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kwanatic
10-19-2011, 10:01 PM
Can you find examples of jumps that had no other errors besides -3 and received -3 GOEs?


Here's a jump (http://www.youtube.com/watch?feature=player_profilepage&v=DJNAFirwtd0#t=95s) by Haruna Suzuki that was landed slightly tilted forward, yet still received a -3 from a judge. No edge call, no UR...just a little tilted. A few -2s, one or two -1 and several zeros on the GOEs as well. It's all discretion. :rolleyes:

Aussie Willy
10-19-2011, 10:38 PM
I think one of the main problems with the system is the fact that judges have so much discretion; it leaves ample room for bias. Looking at the protocols for a competition, it's obvious to see which judges liked which skater. When you have most judges scoring +1 and +2 GOEs with PCS ranging from 6.25-6.75 yet one judge scores +2 and +3 GOEs and 7.00-7.75 in PCS, it's clear that that particular judge enjoyed that skater more. It's preference and preference is biased. That's why I say until a computerized version of scoring is engineered and put into effect, we will never have a 100% fairly judged competition in this sport.
Well what do you expect with a system that depends on the human element to get a result? Subjectivity does play a part in the result, whether we like it or not. Even judges see things differently and can have debates about what they think is quality or not because they too are human and subject to liking or disliking things. It is like music - some people like Whitney Houston and others like Metallica. Or some people like Romance movies and others like Action movies. You are never going to get the definitive result because there are too many variables.

Human judged sports such as figure skating, gymnastics, diving, dressage, synchronised swimming, plus many others is always open to debate. Is it sport when you can't have an objective measure of performance? It is also a reason why many people think those types of sports shouldn't be in the Olympics.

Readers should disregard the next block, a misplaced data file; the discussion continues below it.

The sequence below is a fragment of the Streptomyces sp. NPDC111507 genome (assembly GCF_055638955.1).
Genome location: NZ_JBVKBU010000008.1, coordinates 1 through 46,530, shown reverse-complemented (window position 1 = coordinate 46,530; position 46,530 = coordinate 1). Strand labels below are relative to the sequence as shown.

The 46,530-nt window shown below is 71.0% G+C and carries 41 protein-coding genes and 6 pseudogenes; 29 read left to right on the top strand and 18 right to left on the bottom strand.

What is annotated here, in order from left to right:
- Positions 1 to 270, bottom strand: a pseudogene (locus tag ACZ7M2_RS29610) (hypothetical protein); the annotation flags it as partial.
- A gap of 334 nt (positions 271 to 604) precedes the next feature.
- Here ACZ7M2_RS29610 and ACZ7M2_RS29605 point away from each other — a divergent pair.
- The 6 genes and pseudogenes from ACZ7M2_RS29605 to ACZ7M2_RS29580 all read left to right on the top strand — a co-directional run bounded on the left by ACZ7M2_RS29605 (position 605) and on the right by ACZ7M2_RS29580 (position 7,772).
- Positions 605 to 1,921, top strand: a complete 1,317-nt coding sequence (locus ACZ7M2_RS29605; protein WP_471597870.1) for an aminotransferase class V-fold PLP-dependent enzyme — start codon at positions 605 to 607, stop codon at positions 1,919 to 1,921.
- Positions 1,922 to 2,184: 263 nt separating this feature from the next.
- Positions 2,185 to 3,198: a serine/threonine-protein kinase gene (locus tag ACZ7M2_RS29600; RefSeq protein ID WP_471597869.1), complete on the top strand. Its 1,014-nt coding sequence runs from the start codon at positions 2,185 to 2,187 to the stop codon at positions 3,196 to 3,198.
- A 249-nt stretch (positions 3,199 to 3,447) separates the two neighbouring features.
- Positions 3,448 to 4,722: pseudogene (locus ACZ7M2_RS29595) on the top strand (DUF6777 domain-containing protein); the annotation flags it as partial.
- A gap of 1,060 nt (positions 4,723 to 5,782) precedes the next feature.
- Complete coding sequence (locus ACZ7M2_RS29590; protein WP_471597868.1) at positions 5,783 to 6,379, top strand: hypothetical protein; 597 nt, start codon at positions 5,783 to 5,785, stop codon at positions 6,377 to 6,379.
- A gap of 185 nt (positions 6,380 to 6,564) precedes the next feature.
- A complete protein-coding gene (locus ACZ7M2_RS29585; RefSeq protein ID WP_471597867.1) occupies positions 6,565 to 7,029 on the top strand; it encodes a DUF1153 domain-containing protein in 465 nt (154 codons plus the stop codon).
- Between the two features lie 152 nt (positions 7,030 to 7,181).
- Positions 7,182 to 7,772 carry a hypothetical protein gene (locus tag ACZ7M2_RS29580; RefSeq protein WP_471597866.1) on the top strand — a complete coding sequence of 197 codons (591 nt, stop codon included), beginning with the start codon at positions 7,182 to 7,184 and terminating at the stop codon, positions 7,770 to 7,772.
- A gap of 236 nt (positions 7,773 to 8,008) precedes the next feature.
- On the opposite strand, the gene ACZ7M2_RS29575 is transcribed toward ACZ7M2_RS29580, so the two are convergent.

Aussie Willy
10-19-2011, 10:47 PM
Here's a jump (http://www.youtube.com/watch?feature=player_profilepage&v=DJNAFirwtd0#t=95s) by Haruna Suzuki that was landed slightly tilted forward, yet still received a -3 from a judge. No edge call, no UR...just a little tilted. A few -2s, one or two -1 and several zeros on the GOEs as well. It's all discretion. :rolleyes:
Actually on first viewing, just going by the video, the judges may have seen a two footed landing too as both feet were very tight together as she actually landed. There is also a bit of ice coming off her blade as she lands which indicates that the landing was not clean.

gkelly
10-19-2011, 10:49 PM
Here's a jump (http://www.youtube.com/watch?feature=player_profilepage&v=DJNAFirwtd0#t=95s) by Haruna Suzuki that was landed slightly tilted forward, yet still received a -3 from a judge. No edge call, no UR...just a little tilted. A few -2s, one or two -1 and several zeros on the GOEs as well. It's all discretion. :rolleyes:

Thanks for the example. Good to have a specific instance to talk about.

You're talking about the triple flip?

If there's only one -3, then we have to consider the possibility that that judge made a mistake.

http://www.isuresults.com/results/jgpaus2011/jgpaus2011_JuniorLadies_FS_Scores.pdf

A data entry error is possible -- the following element had a fall and a downgrade and all judges gave -3 as expected. It's possible that judge #6 was still entering the GOE for the flip when the loop happened and s/he overwrote the GOE for the flip with the loop GOE and failed to correct it before sending the marks.